Madam Secretary is just as much about the McCord family as it is about politics.
So it's no surprise that Madam Secretary Season 5 Episode 11 saw Henry and Elizabeth pull off their vow renewal despite Elizabeth being held in jail.
It really couldn't have ended any other way, but was this the best way to wrap up the whole family separation issue Elizabeth was protesting?
The first half of this story was intense.
Elizabeth's refusal to accept a plea bargain or to be released on her own recognizance allowed her to make a strong stand and Russell's concerns led to some dramatic disagreements in the White House and a desperate plan that was sure to fail.
But then, Elizabeth's family flew out to the jail to celebrate her vow renewal there, Governor Barker backed down at the last second, and everyone returned home happy.
While I loved the romance and the feel-good nature of the ending, it felt like a letdown for it to be resolved so quickly after all the tension that had been building.
For one thing, it was hard to believe that Barker gave up so easily after his stubborn refusal to cooperate with the federal government at all.
He stood behind the idea of arresting the Secretary of State for doing her job and insisted Arizona wasn't subject to federal rule, so why would he give up because a federal law had been passed against his policy?
Maybe Henry was right that Barker was all talk, but he didn't seem like it! He had no qualms about telling Dalton that he wasn't cooperating unless Dalton ripped up his immigration policy, which was the opposite of what ultimately happened.
And the timing was perfect, just after Henry and Elizabeth had restated their vows so that Elizabeth could go home and celebrate. How convenient.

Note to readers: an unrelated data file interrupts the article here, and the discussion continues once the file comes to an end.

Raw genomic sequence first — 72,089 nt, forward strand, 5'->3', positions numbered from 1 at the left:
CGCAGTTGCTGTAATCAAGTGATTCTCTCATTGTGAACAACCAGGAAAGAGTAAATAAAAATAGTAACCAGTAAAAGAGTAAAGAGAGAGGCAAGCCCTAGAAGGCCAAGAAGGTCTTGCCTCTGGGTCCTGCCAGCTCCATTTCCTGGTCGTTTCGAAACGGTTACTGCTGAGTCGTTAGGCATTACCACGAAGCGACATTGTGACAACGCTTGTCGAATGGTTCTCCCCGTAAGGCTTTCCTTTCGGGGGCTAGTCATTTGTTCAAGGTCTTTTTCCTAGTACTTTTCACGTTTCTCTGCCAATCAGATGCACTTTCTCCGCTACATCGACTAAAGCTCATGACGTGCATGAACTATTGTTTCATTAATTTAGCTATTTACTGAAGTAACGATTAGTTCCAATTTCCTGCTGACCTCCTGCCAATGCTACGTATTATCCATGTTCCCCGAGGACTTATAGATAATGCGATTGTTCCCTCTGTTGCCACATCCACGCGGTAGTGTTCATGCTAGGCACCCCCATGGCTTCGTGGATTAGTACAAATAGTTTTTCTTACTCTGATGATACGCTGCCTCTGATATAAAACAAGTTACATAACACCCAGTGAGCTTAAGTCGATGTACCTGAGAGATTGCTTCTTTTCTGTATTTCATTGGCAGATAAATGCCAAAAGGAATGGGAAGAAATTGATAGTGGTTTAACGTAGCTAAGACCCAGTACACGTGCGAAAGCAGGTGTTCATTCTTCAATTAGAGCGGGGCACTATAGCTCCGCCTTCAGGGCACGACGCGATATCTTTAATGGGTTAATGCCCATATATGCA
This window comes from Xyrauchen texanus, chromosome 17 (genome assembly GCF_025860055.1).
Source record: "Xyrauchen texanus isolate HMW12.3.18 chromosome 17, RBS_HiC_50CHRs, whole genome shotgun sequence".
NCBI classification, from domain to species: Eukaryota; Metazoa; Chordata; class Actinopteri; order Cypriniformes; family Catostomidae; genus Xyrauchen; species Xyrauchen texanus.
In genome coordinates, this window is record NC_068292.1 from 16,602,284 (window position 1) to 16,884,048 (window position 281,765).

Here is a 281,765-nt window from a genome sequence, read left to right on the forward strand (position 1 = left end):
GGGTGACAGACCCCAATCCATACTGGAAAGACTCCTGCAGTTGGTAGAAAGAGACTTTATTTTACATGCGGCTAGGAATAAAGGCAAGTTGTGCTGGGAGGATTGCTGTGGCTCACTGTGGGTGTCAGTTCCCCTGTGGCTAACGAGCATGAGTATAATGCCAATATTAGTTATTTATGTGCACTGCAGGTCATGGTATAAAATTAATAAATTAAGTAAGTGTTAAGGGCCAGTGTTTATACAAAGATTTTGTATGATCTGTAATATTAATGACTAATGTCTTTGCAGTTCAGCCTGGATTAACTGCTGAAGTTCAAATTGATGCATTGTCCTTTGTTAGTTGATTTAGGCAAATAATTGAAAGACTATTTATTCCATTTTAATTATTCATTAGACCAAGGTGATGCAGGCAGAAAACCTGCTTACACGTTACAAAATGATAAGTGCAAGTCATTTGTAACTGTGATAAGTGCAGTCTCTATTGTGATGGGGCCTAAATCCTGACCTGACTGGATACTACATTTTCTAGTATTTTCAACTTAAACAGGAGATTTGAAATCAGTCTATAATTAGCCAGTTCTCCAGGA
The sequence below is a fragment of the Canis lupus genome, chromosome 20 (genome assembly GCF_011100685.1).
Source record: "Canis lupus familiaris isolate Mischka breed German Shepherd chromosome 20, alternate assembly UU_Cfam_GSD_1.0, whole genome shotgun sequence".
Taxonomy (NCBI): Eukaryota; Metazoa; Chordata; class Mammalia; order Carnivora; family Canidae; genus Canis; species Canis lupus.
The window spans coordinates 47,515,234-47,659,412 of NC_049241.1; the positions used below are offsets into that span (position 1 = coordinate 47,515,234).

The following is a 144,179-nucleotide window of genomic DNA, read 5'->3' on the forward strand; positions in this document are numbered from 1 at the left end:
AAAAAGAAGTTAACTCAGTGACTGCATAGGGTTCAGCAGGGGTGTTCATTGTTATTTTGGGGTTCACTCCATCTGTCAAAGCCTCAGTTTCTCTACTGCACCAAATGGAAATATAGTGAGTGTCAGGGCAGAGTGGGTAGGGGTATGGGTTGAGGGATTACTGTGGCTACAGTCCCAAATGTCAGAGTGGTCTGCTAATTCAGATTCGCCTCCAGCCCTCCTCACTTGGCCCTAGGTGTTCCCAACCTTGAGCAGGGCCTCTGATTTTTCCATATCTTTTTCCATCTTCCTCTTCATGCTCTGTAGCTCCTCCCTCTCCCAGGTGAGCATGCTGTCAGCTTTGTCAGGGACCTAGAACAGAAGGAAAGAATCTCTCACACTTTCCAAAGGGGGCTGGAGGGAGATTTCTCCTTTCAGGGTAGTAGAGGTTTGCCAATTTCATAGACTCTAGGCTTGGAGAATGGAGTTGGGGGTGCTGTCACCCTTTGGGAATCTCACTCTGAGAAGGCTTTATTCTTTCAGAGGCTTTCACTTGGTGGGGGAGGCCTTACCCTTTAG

The rushed ending cheapened what otherwise was a compelling and engaging hour of television.
One of the best things about Madam Secretary is the way it shows the inner workings of the White House that viewers may not be aware of, and the discussion between Russell and the other White House staff was a prime example of that.
This isn't about what's right. This is what's about what's best for the country, which is what's right.Russell
Russell was worried about public image and how Elizabeth's behavior might ruin things for the entire administration. I loved his passionate insistence to Henry that he did care about the human rights violations but that he had to focus on what was best for the country.
In the polarized political climate of the United States, it's so refreshing for characters to disagree on policy yet all be good people.
Many people on both sides of the political spectrum are quick to demonize those who disagree with them, and Russell's position helped defy that stereotype.
Russell's concerns about Elizabeth seemed misguided. She received thunderous applause at her arraignment, especially when she spoke about the importance of ending this policy.
Of course, the campaign hasn't started yet, and the opposition could use Elizabeth's mug shot to attack her character, but with her regularly in the news for standing up for children's rights that might be a tough sell.